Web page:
Guilford College Writing Manual

This is the official Guilford College Writing Manual. A collaboration between the English Department and the Hege Library.

What It Is and Why We Do It


Peer editing is a method in which students comment on preliminary drafts of each other’s papers. It offers two major benefits:

1.  Students in the peer edit group receive ample feedback on their drafts, which enables them to do a thoughtful, informed revision of their paper-in-progress before submitting a final draft to the instructor.

2.  The individual editors get valuable editing practice which enables them to edit their own work better in the future. One of the best ways to improve as a writer--other than through practice, practice, practice!--is by consciously using the criteria of excellent writing to make judgments about what is good in a  piece of writing and what is not and then applying those criteria to one's own work. Thus students in writing classes that employ peer editing regularly praise the practice highly, sometimes reporting it to be a class's most useful aspect.

Peer editing can take various forms. It can be as simple as a group of students sitting in a circle and taking turns at reading their papers aloud, with the listeners then providing oral feedback. Or it can involve each group member's taking the group's drafts home and providing extensive written commentary using an edit guide prepared by the instructor, commentary which is then discussed in a subsequent group meeting.

Initially, many students believe that they can't do peer editing. They may lack confidence in their writing ability and believe that they don't have the critical knowledge to give somebody else quality feedback. After all, we're not all English majors, right?

Right. But there are two distinctly different types of feedback, and only one may require English-major-type knowledge. The other does not, is valuable in its own right, and can provide the foundation for a solid, helpful peer response.

We call the first type criteria-based feedback. What this means is that this feedback calls the writer's attention to “the rules.” On one level “rules” can refer to the specific instructions an instructor has given for the assignment (e.g., “Provide concrete evidence for all generalizations made in the body of the paper”). On another level “rules” can refer to criteria that would indeed by found in a handbook or, presumably, an English major's head. Punctuation, spelling, sentence structure: these, too, are the subjects of criterion-based feedback. "Right" and "wrong" often apply with criteria-based feedback.

The second type, however, does not depend upon accurate knowledge of the rules and conventions of English prose. What it does depend on is accurate portrayal of the reader's response to the piece of writing, and with this response every reader can be the world's leading authority. We call this second type of feedback reader-based feedback. The term itself comes from writing expert Peter Elbow, who argues that what an author most needs from a reader are "movies of the mind." After all, Elbow points out, all authors are trying to produce specific effects on their audiences through a given piece of writing. What better way to find out if the effort has been successful than to get reports on how the readers actually responded?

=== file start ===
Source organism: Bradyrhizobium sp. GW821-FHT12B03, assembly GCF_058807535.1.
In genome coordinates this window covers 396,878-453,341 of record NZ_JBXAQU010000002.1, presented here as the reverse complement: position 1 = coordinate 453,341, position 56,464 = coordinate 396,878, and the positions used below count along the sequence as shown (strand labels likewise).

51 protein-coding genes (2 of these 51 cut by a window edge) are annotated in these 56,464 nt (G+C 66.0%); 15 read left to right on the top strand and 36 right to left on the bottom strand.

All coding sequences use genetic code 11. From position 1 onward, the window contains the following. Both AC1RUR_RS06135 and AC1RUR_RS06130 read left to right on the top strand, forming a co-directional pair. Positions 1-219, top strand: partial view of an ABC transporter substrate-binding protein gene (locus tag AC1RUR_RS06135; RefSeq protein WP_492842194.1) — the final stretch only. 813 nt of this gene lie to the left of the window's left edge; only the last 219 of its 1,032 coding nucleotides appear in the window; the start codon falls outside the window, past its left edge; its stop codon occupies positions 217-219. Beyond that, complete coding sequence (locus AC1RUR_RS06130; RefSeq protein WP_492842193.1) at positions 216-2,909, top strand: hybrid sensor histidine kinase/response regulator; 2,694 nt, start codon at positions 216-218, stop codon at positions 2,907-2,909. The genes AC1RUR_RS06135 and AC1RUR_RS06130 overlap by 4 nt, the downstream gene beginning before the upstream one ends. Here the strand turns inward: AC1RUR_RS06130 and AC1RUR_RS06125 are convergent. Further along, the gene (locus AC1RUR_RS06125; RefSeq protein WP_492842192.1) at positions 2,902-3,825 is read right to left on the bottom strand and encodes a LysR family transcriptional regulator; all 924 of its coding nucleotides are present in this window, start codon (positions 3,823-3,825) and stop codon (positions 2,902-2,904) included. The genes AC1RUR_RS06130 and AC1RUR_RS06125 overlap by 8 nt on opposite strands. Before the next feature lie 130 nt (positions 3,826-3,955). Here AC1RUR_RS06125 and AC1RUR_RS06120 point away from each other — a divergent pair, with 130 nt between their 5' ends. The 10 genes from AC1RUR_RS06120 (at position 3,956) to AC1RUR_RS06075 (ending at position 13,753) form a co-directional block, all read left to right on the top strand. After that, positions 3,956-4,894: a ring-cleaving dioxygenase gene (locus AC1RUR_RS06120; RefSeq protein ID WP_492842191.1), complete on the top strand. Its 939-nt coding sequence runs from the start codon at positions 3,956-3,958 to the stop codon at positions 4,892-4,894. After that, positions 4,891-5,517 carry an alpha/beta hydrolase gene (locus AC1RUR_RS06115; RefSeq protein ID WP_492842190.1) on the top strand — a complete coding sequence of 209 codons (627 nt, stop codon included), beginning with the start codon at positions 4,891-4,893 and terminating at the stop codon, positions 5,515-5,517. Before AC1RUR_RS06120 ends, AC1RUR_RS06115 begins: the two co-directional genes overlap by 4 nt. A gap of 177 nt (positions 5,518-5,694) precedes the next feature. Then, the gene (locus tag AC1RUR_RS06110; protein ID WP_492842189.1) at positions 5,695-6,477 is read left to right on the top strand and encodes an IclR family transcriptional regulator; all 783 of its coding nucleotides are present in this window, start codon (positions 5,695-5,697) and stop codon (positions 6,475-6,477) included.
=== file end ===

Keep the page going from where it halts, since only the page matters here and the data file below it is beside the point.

Reader-based feedback, then, provides a record of the reading experience. What were the high points and what the lows? Where did the narrative thread seem to get lost? Where did the reader feel particularly well oriented? Which points seemed unconvincing? Which word choices seemed particularly fine? Which instances of creativity should be particularly applauded? We are all active respondents when we read, but we're usually unaware of this activity. That is why peer-editing requires that we read a paper more than once, so that we are not simultaneously occupied with (a) processing what's being said, (b) being aware of our response, and (c) trying to compose this response for the writer.

Ideally, peer feedback combines criteria-based and reader-based feedback, with both types of responses being recorded in running commentary in the paper's margins and also in a final note to the author at the end. Different editors will balance the two types of response differently. Students who are insecure with criteria-based response at the outset can make it their goal to integrate more of "the rules" as the course progresses. Continued editing and group discussion will make an attentive student more knowledgeable.

What follows is a sample edit guide. First, however, an observation, concerning the tone of peer response. As the comments at the end of the sample edit guide indicate, "Serious writers are more grateful for honest, constructive criticism than for empty compliments." It is worth remembering that a major goal of peer editing is to enable writers to make effective revising decisions. Praise alone will not help; when it appears unalloyed, it suggests that the editor has not invested the necessary effort, not thought deeply about the paper's effects and the way the prose could be improved.

Nevertheless, the tone of the editorial response should be positive. Don't merely point out what's wrong. Identify the things that the author has done well: this way the author will know what to continue to do. We need to find out about our strengths as well as our weaknesses.

So . . . be thorough, but with a loving spirit. The collective goal is that we all improve--and, as this happens, that we develop a positive attitude toward the activity in which we are engaged. Give encouragement as we learn together.